Direct I/O

Discussion in 'Filesystem' started by Jarret W. Buse, Jul 10, 2013.

  1. Jarret W. Buse

    Jarret W. Buse Active Member Staff Writer

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    Direct I/O


    Data read from a storage unit will normally be read from the media, written to memory (the file buffer cache of the RAM) and accessed by the application requesting it.

    NOTE: Applications that perform its own data caching perform their own version of Direct I/O.

    Be aware that data being read from a storage unit will also be processed by the CPU. Another process called Direct Memory Access (DMA) does allow for data from the storage unit to bypass the CPU. With DMA, data does go directly from the storage unit to the RAM. Using DMA can reduce access time when reading files. Keep in mind that the Direct I/O will bypass the CPU anyway, but files without Direct I/O enabled will still go through the CPU. Direct I/O will reduce CPU usage giving a performance boost so the CPU is available for other processes.

    Data read from the hard disk is held in the buffer, or cache. When multiple files are being requested, the files compete for the cache space. If one file requires more cache, other files must be cleared to open up cache space. Direct I/O bypasses the cache so the “battle” for cache space is reduced.

    Once data has been read from the disk and moved to the file buffer in RAM, it must then be moved to the application buffer. From a programming aspect, memory is set aside for use by the application. Usually this is done by creating arrays or some type of data object then placing the file information into it. Once the data is ready in the array or object, it is considered in the application buffer.

    Once the application is done with the data and the user saves the file (or the application does itself), the data is sent directly back to the storage unit. Again, the data bypasses the buffers.

    Let’s look at this process:

    1. Application X requests a file from the hard disk
    2. The OS sends the request to the hard disk controller
    3. The controller retrieves the required file
    4. The file is sent to the CPU (unless DMA is enabled)TThe file is sent to the file buffer
    5. The file is sent to the application buffer
    6. The application uses the required file as needed
    7. The file is sent to the file buffer
    8. The file is sent to the CPU (unless DMA is enabled)
    9. The OS sends the request to the hard disk controller
    10. The controller writes the required file
    As you can see, moving data from the storage unit, possibly to the CPU, then to the file buffer and finally to the application buffer can take a lot of time and resources. With some file systems, it is possible to skip the file buffer. Of course, if DMA is enabled on the hardware side, the CPU is skipped as well.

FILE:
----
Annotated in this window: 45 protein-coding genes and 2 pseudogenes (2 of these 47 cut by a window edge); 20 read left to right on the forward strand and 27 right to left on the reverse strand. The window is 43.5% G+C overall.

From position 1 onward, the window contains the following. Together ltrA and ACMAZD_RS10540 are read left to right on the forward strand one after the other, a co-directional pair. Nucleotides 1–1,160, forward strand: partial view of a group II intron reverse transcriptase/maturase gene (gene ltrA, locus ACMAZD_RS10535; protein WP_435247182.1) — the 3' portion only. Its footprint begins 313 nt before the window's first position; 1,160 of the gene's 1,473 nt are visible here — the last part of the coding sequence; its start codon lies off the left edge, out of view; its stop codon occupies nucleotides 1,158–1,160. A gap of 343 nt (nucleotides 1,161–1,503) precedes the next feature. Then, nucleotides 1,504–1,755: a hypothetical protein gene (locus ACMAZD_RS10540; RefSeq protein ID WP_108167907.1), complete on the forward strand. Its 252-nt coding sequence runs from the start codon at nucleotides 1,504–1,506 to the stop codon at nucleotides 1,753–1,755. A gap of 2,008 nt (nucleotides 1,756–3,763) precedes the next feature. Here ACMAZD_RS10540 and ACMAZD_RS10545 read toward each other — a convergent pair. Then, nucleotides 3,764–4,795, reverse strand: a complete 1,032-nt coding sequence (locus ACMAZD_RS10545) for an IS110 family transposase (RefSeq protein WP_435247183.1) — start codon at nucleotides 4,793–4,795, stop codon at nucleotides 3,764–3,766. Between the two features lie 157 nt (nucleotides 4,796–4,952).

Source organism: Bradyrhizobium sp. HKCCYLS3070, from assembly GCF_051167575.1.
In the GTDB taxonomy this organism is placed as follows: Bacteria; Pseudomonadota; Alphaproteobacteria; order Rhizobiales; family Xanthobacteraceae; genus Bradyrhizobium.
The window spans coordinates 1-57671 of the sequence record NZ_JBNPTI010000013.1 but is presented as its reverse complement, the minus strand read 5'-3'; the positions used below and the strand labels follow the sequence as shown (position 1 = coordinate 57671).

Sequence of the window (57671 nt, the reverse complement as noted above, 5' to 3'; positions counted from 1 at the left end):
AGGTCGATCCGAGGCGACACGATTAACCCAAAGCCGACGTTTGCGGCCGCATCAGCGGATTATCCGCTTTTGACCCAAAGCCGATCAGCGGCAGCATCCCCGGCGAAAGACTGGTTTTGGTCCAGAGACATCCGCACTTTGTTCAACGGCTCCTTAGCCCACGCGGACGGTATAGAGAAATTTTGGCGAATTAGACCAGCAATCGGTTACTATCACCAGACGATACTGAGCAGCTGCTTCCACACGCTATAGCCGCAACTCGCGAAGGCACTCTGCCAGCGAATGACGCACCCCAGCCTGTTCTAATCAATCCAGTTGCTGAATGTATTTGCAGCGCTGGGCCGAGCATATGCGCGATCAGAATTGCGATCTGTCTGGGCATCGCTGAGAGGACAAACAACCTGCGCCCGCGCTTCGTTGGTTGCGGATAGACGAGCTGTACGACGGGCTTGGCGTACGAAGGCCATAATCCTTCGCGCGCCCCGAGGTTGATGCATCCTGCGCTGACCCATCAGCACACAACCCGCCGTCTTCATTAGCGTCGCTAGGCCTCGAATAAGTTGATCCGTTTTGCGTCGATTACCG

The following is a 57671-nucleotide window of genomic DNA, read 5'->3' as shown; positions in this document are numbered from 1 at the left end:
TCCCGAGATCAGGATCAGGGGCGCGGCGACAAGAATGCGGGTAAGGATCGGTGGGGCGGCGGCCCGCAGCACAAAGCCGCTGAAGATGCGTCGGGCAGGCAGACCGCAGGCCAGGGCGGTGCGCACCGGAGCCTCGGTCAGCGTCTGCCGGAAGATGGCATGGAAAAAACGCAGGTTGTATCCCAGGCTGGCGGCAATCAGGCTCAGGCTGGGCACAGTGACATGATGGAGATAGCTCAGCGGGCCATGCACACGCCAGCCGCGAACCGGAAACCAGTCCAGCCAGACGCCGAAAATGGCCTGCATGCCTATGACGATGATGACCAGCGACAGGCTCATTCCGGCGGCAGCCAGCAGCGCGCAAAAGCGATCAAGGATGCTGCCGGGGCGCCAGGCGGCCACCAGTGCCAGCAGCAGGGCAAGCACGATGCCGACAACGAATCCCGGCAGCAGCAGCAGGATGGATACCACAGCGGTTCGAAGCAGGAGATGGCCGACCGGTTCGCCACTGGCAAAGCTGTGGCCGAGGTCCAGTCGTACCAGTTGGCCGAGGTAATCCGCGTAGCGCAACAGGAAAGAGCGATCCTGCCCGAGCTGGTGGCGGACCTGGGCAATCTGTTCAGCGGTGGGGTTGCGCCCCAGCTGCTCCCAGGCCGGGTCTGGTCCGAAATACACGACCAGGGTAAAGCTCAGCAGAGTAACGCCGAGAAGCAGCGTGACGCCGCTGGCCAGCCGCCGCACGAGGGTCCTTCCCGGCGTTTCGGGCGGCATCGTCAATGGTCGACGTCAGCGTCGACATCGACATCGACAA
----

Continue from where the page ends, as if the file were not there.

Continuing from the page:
NOTE: We’ll assume that the storage media has DMA enabled.

    Direct I/O allows the file buffer to be skipped saving more time. The process is then as follows:


    1. Application X requests a file from the hard disk
    2. The OS sends the request to the hard disk controller
    3. The controller retrieves the required file
    4. The file is sent to the application buffer
    5. The application uses the required file as needed
    6. The OS sends the request to the hard disk controller
    7. The controller writes the required file
    Of course, this is a basic listing of the whole process, but you can get the idea that time is saved with Direct I/O.

    NOTE: Remember that anytime data retrieval can bypass any piece of hardware, not matter how fast it may be, time is saved. Another portion of time lag is the data buses on the motherboard between devices. When data can bypass hardware, the time in the buses is reduced. This can be an important time saver.

    Direct I/O is enabled on individual files or directories as a whole. When a folder has the Direct I/O flag set, any file written within the folder will inherit the flag as well.

    For example, on an enhanced JFS file system, you can use the mount command. A list is shown and if “dio” is listed, then the folder has Direct I/O enabled.

    To enable Direct I/O on a JFS2 drive, use the following command:

    Code:
    mount -o dio
    NOTE: Direct I/O does not work with files which are compressed or encrypted. These files are required to be processed (decompressed and decrypted) before being sent to RAM.

    The FILESYSTEMIO_OPTIONS can be set to “directio” or “setall” to enable Direct I/O by one of the following:

    Code:
    filesystemio_options=directio
     
    filesystemio_options=setall

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